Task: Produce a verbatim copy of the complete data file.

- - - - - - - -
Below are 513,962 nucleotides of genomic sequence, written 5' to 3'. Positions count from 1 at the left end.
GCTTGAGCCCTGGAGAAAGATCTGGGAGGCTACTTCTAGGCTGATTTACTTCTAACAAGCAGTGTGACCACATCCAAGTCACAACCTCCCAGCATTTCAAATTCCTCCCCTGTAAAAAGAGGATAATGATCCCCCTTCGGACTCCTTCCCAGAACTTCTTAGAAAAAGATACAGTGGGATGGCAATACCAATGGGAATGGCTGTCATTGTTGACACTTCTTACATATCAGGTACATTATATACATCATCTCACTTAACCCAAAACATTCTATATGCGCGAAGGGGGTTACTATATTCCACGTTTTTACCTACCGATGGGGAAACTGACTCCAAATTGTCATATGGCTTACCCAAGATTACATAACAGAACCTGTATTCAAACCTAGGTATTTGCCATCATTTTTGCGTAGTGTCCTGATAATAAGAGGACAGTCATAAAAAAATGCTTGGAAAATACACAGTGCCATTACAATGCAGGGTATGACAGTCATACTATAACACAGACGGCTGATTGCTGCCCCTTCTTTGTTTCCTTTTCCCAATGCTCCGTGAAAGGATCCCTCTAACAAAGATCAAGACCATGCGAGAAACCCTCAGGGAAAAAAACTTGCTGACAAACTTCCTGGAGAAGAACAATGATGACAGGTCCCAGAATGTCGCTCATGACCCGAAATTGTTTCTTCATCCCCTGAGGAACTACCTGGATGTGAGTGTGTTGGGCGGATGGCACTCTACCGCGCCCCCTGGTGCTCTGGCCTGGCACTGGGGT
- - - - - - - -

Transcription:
Below are 513,962 nucleotides of genomic sequence, written 5' to 3'. Positions count from 1 at the left end.
GCTTGAGCCCTGGAGAAAGATCTGGGAGGCTACTTCTAGGCTGATTTACTTCTAACAAGCAGTGTGACCACATCCAAGTCACAACCTCCCAGCATTTCAAATTCCTCCCCTGTAAAAAGAGGATAATGATCCCCCTTCGGACTCCTTCCCAGAACTTCTTAGAAAAAGATACAGTGGGATGGCAATACCAATGGGAATGGCTGTCATTGTTGACACTTCTTACATATCAGGTACATTATATACATCATCTCACTTAACCCAAAACATTCTATATGCGCGAAGGGGGTTACTATATTCCACGTTTTTACCTACCGATGGGGAAACTGACTCCAAATTGTCATATGGCTTACCCAAGATTACATAACAGAACCTGTATTCAAACCTAGGTATTTGCCATCATTTTTGCGTAGTGTCCTGATAATAAGAGGACAGTCATAAAAAAATGCTTGGAAAATACACAGTGCCATTACAATGCAGGGTATGACAGTCATACTATAACACAGACGGCTGATTGCTGCCCCTTCTTTGTTTCCTTTTCCCAATGCTCCGTGAAAGGATCCCTCTAACAAAGATCAAGACCATGCGAGAAACCCTCAGGGAAAAAAACTTGCTGACAAACTTCCTGGAGAAGAACAATGATGACAGGTCCCAGAATGTCGCTCATGACCCGAAATTGTTTCTTCATCCCCTGAGGAACTACCTGGATGTGAGTGTGTTGGGCGGATGGCACTCTACCGCGCCCCCTGGTGCTCTGGCCTGGCACTGGGGT